The Treasury needs to beef up its powers to enforce lending commitments made by part-nationalised banks in return for taxpayer support, according to a new report from MPs.
The Public Accounts Committee (PAC) said there was “widespread dismay” at the poor performance of Royal Bank of Scotland and Lloyds Banking Group in meeting pledges to lend to struggling businesses.
RBS and Lloyds agreed to lend an additional £39 billion to homeowners and businesses in the year to February 2010, but the “legally binding” targets on business lending are not being met, the MPs said.
“The Treasury does not seem to know why the banks are not lending and had few sanctions available to make them change their minds,” PAC committee chairman Edward Leigh said.
Officials need to put in place “effective and enforceable” sanctions before new commitments for the year ahead are drawn up, the committee’s report adds.
RBS and Lloyds are 84 per cent and 43 per cent taxpayer-owned following massive state bailouts in the financial crisis. RBS has argued that the demand for business loans had fallen away due to the recession.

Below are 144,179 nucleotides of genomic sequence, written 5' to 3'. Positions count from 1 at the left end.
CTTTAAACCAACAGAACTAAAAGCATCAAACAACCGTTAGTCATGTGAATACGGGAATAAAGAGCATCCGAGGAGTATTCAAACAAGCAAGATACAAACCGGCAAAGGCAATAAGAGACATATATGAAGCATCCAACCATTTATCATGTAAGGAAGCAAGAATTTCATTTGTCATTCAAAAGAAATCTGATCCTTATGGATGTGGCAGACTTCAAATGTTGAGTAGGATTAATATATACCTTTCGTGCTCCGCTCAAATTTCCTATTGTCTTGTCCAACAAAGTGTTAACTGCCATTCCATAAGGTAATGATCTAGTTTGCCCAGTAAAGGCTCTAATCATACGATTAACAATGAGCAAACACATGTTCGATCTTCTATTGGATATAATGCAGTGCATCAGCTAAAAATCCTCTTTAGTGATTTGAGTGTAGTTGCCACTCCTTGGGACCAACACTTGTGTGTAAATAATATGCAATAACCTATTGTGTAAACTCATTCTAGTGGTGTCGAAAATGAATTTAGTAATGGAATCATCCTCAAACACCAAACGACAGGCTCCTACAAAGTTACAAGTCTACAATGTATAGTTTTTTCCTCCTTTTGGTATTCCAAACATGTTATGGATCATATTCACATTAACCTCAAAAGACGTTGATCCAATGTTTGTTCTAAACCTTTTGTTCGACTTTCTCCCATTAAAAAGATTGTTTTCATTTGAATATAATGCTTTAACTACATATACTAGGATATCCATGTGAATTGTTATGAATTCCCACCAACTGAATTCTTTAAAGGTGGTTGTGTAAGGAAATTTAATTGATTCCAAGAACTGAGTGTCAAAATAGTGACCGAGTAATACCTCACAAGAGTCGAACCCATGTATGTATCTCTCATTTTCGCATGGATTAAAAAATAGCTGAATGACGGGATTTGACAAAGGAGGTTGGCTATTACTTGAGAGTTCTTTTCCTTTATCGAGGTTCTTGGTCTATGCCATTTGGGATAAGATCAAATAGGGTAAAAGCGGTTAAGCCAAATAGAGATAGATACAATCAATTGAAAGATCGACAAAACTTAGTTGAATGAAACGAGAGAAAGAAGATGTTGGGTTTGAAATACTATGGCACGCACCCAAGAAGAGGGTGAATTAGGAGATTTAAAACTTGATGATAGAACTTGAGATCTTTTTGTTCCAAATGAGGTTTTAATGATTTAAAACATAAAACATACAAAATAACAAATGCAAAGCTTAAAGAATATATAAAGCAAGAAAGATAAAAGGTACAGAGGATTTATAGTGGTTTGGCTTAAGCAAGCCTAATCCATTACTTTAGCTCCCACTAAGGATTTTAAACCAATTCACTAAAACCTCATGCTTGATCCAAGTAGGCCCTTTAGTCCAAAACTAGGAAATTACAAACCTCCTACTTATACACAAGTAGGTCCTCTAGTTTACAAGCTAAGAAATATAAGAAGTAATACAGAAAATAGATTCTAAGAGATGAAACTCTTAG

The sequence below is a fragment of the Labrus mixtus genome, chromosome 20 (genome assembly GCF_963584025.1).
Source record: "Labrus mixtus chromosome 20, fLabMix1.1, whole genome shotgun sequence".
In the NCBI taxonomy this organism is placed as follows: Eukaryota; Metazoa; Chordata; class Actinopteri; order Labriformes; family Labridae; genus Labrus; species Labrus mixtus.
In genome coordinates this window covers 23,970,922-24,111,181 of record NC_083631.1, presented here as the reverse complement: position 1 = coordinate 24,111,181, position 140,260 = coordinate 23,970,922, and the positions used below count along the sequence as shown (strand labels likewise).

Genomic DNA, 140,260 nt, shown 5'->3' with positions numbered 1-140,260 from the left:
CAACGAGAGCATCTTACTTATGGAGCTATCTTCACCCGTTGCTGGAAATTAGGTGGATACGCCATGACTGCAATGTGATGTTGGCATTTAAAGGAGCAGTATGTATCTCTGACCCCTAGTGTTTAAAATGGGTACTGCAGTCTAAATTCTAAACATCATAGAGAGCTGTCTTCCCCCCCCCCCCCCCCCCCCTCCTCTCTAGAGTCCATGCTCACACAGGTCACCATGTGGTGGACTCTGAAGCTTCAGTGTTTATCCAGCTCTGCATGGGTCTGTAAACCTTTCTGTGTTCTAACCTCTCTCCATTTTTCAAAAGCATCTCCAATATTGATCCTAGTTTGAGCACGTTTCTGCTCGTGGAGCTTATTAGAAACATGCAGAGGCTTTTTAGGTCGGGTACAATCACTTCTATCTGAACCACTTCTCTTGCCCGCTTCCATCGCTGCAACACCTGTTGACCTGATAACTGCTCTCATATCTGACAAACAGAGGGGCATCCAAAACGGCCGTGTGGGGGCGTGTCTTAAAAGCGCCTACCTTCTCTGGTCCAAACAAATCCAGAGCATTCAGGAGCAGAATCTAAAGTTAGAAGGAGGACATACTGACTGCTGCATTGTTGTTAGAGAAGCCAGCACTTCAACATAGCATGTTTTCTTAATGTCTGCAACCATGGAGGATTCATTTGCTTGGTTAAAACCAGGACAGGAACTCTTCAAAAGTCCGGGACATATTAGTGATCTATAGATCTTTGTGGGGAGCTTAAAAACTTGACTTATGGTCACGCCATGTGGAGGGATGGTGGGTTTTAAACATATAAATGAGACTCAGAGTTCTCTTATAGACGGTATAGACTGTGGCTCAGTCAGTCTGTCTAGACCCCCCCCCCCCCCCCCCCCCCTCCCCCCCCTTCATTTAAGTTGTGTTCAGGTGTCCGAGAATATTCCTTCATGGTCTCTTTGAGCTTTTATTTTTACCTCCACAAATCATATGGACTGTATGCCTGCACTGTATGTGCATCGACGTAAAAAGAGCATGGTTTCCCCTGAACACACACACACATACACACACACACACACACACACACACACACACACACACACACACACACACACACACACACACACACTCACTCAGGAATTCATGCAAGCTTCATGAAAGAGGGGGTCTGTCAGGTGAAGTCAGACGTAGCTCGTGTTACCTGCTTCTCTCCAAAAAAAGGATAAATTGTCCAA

But the report said: “We remain unclear whether the decline in lending growth is a result of reduced demand, a fall in the availability of funds for banks to lend or a combination of these and other factors.
“The Treasury needs to understand fully the causes of the decline in lending when framing future policy responses.”
The PAC said the Treasury remained “extremely stretched” to deal with its responsibilities following the crisis - but should avoid paying expensive retainers to investment banks as well as “success fees” when no criteria for success have been laid down.
The report attacked the Treasury’s failure to inform the PAC of an £18 billion indemnity given to the Bank of England over potential losses on emergency support to RBS and HBOS for more than a year after the crisis.
The Chancellor kept a lid on the information to prevent the risk of leaks and a Northern Rock-style run, but the PAC called the decision “unacceptable”.
“In future, and only in very exceptional circumstances, when highly sensitive matters need to be disclosed, as a minimum we expect departments to provide the chairman of this committee with a full oral briefing,” the report said.